Today’s the first Friday in a new month, so the US Bureau of Labor Statistics regales us with the previous month’s “Employment Situation Summary.” Once again, the big numbers show little sign of advance or retreat–gross unemployment continues to hold steady at 9.7 percent–but I see other signs of improvement and encouragement, even though the IT sector lost 12,000 jobs in March.
Why do I say this? Let me share some other numbers with you–namely job gains and (losses) for March on a sector-by-sector basis. Only three sectors were down in March (IT among them, alas) while all nine other sectors were at least slightly up for the month. With a strong majority of employment sectors finally showing job growth (though plenty of individual numbers are still in the red, as Table B-1: Employees on nonfarm payrolls by industry sector and selected industry detail will attest), it appears that we are finally turning a corner on the overall employment situation.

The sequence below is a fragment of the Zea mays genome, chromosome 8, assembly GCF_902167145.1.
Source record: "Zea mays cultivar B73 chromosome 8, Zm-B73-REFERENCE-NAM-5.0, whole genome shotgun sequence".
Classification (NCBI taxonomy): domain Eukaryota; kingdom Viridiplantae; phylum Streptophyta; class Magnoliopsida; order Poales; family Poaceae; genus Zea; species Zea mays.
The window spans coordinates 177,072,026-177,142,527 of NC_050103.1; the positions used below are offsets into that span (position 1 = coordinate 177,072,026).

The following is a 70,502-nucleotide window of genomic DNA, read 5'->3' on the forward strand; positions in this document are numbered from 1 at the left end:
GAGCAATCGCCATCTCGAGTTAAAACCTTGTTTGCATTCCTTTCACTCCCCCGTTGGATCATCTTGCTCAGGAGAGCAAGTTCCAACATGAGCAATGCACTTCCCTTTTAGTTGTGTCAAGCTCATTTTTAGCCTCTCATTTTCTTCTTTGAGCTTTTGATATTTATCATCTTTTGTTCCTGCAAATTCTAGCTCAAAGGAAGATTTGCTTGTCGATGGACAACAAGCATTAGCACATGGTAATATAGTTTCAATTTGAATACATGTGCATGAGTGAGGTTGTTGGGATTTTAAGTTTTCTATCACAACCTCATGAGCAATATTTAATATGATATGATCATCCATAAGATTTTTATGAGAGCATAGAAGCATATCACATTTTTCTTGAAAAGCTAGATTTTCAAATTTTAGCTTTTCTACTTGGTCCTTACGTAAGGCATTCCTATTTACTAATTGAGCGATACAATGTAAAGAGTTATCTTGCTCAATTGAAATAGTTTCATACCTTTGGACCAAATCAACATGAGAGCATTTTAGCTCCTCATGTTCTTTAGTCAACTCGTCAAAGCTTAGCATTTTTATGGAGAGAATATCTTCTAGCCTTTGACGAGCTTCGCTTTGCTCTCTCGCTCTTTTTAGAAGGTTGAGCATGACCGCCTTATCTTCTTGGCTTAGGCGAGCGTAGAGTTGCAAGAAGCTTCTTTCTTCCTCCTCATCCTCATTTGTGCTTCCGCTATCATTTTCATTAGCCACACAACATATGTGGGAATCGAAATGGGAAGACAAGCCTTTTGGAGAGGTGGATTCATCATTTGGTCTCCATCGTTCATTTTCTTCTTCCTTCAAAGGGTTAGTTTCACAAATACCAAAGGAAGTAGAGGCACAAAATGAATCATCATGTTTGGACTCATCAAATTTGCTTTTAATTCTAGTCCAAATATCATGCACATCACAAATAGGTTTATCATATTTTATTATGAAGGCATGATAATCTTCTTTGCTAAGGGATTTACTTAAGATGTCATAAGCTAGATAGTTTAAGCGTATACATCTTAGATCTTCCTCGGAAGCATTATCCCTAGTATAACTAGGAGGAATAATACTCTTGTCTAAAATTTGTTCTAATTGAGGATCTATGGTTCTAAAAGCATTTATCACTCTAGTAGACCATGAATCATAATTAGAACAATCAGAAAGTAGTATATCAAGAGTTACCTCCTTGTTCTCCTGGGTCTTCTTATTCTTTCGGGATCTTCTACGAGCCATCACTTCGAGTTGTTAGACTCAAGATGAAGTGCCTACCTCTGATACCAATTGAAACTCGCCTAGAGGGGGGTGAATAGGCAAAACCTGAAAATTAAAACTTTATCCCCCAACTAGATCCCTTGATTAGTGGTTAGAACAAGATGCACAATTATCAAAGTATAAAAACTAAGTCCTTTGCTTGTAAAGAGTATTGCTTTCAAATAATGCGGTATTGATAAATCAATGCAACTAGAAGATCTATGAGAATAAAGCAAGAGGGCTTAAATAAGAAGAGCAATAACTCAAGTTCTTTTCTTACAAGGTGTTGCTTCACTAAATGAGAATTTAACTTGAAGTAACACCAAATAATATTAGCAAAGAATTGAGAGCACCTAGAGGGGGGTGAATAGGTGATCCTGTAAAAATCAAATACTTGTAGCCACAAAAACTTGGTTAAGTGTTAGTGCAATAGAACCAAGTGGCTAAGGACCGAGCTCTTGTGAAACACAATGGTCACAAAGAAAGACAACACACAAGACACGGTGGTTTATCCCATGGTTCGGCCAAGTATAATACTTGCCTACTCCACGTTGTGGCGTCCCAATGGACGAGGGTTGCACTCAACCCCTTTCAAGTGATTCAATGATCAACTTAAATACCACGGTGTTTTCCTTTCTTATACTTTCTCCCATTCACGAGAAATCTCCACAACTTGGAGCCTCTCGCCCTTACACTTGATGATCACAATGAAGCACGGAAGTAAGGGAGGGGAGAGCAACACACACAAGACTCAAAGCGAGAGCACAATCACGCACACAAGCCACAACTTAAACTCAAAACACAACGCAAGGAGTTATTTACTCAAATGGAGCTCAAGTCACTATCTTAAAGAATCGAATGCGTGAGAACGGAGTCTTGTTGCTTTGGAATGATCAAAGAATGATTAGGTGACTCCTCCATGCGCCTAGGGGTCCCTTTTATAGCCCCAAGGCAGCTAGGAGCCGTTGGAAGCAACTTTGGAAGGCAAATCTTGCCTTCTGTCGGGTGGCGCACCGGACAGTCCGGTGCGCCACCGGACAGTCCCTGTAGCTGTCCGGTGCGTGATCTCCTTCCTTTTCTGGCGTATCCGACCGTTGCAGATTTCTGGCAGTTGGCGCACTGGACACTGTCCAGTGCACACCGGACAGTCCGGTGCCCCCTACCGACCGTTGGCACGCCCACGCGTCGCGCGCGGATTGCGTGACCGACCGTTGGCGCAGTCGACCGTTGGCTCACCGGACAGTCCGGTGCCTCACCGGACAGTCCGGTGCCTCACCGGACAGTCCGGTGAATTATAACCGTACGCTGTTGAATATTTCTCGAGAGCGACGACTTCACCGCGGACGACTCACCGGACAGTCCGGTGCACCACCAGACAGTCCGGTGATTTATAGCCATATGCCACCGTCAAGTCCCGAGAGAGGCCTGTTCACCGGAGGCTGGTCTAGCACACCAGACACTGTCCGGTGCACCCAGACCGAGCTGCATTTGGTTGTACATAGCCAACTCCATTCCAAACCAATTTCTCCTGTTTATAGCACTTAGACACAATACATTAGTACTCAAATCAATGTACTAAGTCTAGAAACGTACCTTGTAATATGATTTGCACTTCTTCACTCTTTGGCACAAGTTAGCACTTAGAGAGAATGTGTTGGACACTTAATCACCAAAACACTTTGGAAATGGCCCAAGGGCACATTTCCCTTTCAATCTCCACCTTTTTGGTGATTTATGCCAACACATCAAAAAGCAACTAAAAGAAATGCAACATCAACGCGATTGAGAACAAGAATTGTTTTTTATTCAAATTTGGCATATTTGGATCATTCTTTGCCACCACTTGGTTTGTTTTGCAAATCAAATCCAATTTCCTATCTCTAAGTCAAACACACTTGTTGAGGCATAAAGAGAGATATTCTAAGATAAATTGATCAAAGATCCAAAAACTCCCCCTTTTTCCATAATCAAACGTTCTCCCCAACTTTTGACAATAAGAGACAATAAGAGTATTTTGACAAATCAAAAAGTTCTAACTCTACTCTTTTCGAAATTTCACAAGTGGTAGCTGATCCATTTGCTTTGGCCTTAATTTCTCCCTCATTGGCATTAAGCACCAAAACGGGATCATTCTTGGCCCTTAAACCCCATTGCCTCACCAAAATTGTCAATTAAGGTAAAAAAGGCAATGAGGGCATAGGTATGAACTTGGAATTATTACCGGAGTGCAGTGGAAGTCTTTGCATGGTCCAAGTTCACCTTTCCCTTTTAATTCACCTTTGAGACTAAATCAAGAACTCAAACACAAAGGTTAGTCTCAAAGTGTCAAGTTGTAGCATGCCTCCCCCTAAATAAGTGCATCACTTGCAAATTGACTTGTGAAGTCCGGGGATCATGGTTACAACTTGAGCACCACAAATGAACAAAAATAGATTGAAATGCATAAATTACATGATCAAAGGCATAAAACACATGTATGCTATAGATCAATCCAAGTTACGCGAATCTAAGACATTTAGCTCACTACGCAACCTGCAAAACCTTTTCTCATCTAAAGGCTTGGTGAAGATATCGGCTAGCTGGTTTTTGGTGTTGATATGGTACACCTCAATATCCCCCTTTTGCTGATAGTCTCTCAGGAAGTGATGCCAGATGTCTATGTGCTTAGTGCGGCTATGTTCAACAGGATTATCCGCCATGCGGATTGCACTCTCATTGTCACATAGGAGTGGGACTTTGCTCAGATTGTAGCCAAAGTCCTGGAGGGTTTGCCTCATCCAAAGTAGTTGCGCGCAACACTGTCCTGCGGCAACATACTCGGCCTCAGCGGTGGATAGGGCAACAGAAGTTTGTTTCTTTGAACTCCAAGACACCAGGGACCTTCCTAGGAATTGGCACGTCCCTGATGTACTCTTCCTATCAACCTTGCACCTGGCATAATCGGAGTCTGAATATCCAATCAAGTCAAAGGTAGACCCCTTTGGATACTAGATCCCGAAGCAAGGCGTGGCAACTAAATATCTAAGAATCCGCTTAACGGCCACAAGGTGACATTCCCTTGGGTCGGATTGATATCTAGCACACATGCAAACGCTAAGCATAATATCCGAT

Here’s a quick summary of those numbers (positive numbers are unadorned, negative numbers are in parentheses):
|Sector||Net Chg||Sector||Net Chg|
|Mining & Logging||9,000||Construction||15,000|
|Financial Activities||(21,000)||Professional & Business Svcs||11,000|
|Education & Health Svcs||45,000||Leisure & Hospitality||22,000|
Although none of the numbers even begins to put a dent into our overall unemployment, it’s a welcome novelty to see so many of them in positive territory. It’s not enough to move the overall unemployment figure by even one-tenth of a percent (which translates into 157,000 people or so), but it’s still nice anyway.